Yeah, sure. That's the answer. I can't wait to see what the FINRA Foundation will pay for the next report on how to promote counternarratives in order to reshape mental frames and strengthen decision-making skills. Maybe the researchers will interview 18 or more subjects provided that FINRA foots the bill?

'Smores Anyone?

At present, the FINRA broker-dealer community is struggling with a raging Covid pandemic and uncertain economy. Smaller FINRA member firms are in desperate straits. Years ago, much-needed market reforms slashed the artificial spread between Bid and Ask, and although benefiting the investing public, once lucrative market-making revenue dried up. One source of income for smaller firms was largely eviscerated.  In more recent times, commission income has disappeared with the shift to Zero Commissions. Another revenue stream has vanished. Instead of some help and innovation from FINRA and its lackluster Board of Governors, the small firm community senses that it is on life support and losing the fight. On top of that, those same moribund member firms watch as FINRA's own operating losses mount despite what seems an increase in staffing, an increase in fees, an increase in fines, and an endless supply of FINRA Foundation-funded studies. Talk to enough smaller FINRA member firms and you'll find out that they see FINRA as an ever-inflating balloon. And as FINRA's footprint gets bigger, so do the costs of compliance. Many say that the handwriting is on the wall. The FINRA broker-dealer model is dead. Broken. Outdated. The numbers of smaller firms continue to dwindle, likely inexorably, while a few large firms become behemoths and aggregate more influence and more power. Sadly, those who sit on FINRA's Board have no ideas. They lack practical solutions. They fund crapola about mental frames and subjective construals. It's as if we're all toasting marshmallows while Wall Street burns. 'Smores anyone?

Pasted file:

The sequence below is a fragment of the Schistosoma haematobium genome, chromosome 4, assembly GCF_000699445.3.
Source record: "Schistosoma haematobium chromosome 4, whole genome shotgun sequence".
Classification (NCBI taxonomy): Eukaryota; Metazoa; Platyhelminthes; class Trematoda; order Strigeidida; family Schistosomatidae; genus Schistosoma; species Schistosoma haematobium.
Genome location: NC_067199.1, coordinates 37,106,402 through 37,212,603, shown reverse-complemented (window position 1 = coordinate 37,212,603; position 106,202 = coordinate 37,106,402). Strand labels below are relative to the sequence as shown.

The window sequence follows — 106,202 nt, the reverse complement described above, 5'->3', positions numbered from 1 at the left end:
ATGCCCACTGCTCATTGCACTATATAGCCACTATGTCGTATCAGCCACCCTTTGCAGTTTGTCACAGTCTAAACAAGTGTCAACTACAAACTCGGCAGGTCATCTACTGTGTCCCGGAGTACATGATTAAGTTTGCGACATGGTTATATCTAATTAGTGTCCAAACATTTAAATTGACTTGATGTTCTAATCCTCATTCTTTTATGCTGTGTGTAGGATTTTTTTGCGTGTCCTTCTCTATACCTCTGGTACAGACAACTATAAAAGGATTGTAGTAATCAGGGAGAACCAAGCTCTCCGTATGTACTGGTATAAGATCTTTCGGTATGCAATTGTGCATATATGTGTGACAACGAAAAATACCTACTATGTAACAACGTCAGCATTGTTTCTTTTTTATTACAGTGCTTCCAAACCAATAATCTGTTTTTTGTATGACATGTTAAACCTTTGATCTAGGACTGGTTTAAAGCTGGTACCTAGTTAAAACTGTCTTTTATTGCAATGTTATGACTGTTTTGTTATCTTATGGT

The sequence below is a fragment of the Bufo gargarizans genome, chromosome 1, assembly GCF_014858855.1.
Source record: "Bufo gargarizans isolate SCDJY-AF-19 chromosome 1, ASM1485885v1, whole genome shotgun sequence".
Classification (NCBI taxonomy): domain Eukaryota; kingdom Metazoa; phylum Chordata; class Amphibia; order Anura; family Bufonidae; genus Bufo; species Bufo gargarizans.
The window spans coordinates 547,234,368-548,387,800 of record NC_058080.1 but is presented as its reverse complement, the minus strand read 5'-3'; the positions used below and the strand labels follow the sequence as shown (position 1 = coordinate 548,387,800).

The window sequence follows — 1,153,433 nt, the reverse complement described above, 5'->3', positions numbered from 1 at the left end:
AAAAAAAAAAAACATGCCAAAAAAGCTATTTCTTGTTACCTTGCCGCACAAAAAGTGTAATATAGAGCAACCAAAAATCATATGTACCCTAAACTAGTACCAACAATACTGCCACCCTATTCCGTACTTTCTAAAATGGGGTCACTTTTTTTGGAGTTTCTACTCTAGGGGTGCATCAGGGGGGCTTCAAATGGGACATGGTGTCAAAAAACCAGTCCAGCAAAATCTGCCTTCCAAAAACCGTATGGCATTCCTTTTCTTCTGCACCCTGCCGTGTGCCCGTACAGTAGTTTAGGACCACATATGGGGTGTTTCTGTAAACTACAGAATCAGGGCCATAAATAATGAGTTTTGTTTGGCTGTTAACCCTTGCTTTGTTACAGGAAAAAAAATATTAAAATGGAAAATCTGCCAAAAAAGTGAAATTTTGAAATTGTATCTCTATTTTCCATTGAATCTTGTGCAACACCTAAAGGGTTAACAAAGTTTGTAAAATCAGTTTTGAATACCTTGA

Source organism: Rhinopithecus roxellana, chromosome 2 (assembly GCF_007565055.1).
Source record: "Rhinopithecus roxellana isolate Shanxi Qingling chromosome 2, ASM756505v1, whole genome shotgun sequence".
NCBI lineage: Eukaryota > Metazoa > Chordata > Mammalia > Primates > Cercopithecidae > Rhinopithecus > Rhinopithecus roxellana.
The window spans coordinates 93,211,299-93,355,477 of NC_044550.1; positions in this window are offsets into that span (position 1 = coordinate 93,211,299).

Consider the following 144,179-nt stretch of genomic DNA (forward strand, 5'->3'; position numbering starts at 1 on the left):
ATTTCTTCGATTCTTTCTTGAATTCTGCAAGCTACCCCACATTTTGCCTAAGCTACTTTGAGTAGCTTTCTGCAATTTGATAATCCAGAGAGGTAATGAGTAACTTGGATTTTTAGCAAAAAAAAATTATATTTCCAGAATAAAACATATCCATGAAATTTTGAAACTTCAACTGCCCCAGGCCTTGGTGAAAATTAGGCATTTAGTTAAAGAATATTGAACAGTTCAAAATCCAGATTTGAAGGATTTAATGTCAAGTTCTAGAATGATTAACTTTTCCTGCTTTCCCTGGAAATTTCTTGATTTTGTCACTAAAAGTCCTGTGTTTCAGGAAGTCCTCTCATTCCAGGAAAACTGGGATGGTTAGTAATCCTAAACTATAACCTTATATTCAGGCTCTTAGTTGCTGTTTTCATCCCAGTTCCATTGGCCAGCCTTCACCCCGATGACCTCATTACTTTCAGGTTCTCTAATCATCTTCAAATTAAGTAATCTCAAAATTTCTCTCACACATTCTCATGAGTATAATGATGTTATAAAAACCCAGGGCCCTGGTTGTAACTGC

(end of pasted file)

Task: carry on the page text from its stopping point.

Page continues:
The Wall Street Anti-Fraud Fund

In my criticism with the FINRA Foundation's July 2020 Arkansas female inmate study, I observed that:

Frankly, if FINRA has money to throw around on such studies, I would have much preferred that the funds were earmarked for outright financial grants to the Arkansas female inmates rather than for studies about their dire financial straits. 

In keeping with my above suggestion. I urge FINRA to create a Wall Street Anti-Fraud Fund, a proposal that I have made for some two decades and which continues to fall on deaf ears. Wall Street should have an "Anti-Fraud Fund" for the benefit of defrauded public customers who have proven the liability of a FINRA member firm but are unable to fully collect their compensatory damages, costs, and fees because of that firm's insolvency. I do not favor extending such a guaranty into punitive damages or "unreasonable" attorneys' fee and other charges. Fervently, I believe that the securities industry has the wherewithal and the moral/ethical obligation to put its money where its dirty mouth has been. There may be legitimate debate as to how best to fund the anti-fraud fund, but that only goes to the mechanics of doing the right thing. Unfortunately, neither FINRA nor the FINRA Foundation have joined to support my antifraud fund proposal -- which makes me wonder about each organization's mental frames and subjective construals.